OK you're ready for putting the song in to the computer good you will need some software called a Wav Editor. You can get free ones on line just look around for them or you can buy one that has more features on it.

I use both a free one and one I bought, there is also a wave editing studio that comes with the sound blaster live sound cards you can use that one too. You will also need large amounts of free space on your hard drive. And you will need to make your swap file, virtual memory, page file, or what ever it is called on your computer a large size and use a fast spinning hard drive.

You will see that the songs in the wav format are about 10 mb's of space for 1 minute of music so that is why you need the large free space and the large swap file, you also should have large amounts of ram.

OK now you're all set sound software songs on cassette tape patch cord plugged in you click the link to get the wav editor open and you click on its link to start a new file, you then click on the new file's record button and press the play button on the boom box, you sit there waiting to hear your song coming in to the computer, and sit there and sit there and sit there. Something has gone wrong you think it must have? And you might be right something did go wrong. Check the batteries in the boom box check the power cord in it to make sure it is plugged in to the wall, all is good there.

But still no sound getting in to the computer you stop all the recording and you start to play music on your computer yep-per you can hear it but no sound when you click record, only the start program sound from windows? so what is going on.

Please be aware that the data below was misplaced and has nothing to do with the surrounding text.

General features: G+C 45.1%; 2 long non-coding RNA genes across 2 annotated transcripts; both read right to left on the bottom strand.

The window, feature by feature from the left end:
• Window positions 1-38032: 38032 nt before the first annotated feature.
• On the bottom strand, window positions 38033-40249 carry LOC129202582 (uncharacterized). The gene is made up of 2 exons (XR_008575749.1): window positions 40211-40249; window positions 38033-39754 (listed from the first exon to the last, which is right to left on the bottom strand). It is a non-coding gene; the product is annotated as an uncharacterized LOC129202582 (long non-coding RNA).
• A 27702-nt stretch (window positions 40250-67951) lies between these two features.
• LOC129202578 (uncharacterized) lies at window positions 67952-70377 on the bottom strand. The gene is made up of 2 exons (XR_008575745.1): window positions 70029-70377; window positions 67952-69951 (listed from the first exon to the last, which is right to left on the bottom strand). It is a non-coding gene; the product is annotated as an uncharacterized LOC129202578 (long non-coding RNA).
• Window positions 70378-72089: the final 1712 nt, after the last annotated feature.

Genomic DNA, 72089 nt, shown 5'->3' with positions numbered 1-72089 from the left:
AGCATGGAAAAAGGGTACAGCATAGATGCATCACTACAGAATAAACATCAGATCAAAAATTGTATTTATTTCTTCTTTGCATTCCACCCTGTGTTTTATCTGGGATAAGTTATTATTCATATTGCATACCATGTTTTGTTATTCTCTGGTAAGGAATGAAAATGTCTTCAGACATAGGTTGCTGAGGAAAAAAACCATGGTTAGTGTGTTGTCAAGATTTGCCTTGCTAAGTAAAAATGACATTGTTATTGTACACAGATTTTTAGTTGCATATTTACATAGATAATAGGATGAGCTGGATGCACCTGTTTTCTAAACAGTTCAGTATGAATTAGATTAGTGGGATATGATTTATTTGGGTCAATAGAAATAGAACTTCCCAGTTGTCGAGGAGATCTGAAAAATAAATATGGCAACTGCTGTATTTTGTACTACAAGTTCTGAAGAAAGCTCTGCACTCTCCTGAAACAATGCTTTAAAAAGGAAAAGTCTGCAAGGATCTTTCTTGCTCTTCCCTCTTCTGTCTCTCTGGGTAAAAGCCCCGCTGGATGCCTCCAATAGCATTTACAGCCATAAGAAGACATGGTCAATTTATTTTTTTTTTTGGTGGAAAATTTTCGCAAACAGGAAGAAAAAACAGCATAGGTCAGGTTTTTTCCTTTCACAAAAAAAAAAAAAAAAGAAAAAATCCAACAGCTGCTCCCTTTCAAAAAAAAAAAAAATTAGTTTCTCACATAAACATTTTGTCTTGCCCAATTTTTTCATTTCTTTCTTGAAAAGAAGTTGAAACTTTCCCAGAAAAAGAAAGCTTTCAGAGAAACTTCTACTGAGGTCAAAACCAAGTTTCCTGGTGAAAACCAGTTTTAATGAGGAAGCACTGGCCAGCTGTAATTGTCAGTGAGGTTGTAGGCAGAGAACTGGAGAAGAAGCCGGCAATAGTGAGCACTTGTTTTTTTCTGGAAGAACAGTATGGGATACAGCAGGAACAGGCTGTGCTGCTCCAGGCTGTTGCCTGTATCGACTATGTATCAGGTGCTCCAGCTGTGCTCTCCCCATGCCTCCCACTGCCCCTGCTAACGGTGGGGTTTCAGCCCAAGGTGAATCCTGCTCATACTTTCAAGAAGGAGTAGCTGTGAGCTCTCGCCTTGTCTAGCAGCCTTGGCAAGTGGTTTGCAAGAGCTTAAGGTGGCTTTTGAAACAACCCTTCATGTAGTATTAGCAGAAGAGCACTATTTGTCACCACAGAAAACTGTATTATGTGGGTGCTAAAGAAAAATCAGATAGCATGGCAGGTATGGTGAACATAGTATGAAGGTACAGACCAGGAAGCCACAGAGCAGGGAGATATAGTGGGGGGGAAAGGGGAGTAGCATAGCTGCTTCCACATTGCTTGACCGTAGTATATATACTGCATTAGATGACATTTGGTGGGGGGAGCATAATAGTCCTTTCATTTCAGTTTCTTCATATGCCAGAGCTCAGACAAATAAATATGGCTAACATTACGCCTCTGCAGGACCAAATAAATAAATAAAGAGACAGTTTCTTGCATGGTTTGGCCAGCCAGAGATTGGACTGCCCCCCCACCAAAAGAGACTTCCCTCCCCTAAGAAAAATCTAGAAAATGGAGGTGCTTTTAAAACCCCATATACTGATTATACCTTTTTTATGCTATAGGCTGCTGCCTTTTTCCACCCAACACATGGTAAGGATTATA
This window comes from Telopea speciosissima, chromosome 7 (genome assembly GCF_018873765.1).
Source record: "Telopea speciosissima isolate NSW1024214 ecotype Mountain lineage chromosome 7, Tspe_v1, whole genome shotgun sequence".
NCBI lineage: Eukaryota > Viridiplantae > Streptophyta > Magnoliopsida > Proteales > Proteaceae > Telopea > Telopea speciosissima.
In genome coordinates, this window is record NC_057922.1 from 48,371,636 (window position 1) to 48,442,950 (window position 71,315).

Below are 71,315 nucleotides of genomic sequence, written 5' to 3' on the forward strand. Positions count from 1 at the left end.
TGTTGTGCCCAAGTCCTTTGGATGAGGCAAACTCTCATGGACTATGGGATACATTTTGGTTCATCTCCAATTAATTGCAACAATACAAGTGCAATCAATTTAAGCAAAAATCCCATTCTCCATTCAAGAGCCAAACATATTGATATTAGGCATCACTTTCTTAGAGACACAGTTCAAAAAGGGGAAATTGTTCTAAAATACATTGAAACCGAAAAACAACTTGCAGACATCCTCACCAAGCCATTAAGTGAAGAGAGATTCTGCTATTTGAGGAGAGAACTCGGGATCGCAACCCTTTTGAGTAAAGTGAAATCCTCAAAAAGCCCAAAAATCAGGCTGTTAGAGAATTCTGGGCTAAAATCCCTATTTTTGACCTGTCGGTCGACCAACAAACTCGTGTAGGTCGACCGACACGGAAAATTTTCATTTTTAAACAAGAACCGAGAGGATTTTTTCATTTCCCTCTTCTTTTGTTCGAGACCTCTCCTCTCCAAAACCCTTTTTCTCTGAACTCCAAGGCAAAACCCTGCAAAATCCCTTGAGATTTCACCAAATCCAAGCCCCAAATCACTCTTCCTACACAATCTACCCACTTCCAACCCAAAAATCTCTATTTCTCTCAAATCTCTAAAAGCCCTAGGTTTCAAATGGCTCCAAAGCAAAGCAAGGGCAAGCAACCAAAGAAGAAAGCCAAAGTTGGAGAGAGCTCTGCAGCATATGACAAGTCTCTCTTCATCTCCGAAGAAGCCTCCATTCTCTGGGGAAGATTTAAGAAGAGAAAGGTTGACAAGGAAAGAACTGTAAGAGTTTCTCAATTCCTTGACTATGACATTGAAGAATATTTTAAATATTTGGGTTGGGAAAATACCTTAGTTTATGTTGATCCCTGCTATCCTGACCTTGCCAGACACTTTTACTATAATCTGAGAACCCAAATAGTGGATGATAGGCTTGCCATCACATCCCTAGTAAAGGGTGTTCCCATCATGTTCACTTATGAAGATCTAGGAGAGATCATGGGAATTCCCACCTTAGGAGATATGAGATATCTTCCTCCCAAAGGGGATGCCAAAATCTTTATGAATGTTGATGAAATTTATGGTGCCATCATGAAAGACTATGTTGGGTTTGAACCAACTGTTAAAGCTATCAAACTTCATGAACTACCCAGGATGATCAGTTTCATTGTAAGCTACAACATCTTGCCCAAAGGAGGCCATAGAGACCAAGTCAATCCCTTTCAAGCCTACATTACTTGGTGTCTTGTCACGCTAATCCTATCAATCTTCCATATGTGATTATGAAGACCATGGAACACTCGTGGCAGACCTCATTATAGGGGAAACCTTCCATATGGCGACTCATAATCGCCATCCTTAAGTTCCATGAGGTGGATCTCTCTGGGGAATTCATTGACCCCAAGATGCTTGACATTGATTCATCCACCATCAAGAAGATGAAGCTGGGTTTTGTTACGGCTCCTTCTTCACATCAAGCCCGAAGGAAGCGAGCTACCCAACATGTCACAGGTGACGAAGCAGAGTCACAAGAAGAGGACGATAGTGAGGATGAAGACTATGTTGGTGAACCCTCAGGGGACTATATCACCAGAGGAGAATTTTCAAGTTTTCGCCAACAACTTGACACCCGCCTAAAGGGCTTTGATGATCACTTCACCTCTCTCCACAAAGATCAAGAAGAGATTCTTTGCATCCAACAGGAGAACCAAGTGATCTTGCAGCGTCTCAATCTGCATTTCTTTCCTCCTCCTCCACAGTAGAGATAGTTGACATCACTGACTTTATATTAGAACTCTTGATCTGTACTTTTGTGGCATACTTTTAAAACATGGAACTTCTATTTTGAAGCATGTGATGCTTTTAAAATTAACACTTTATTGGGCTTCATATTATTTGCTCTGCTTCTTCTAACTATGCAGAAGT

Simple you forgot to set up the sound recorder. Go to the control panel find the sound panel for your system, look for the place that says you can change the different system sounds when you click on buttons and resize the windows.

When you find that you want to find the place that says you can turn off those sounds because you don't want them on your song file so turn them off. Good now look on that panel for an advanced button or look on the different tabs for an advanced button you want to open the mixer control panel once you get the mixer up where you can see all the sliders for you to mute or make louder. Look for the word "options" then click on that word and find the word "properties" then click on it and when the next panel shows up click on the radio button, (radio button is what the little dot you select is called) beside the word "recording "when that changes to the recording one make sure you have the " line in " checked.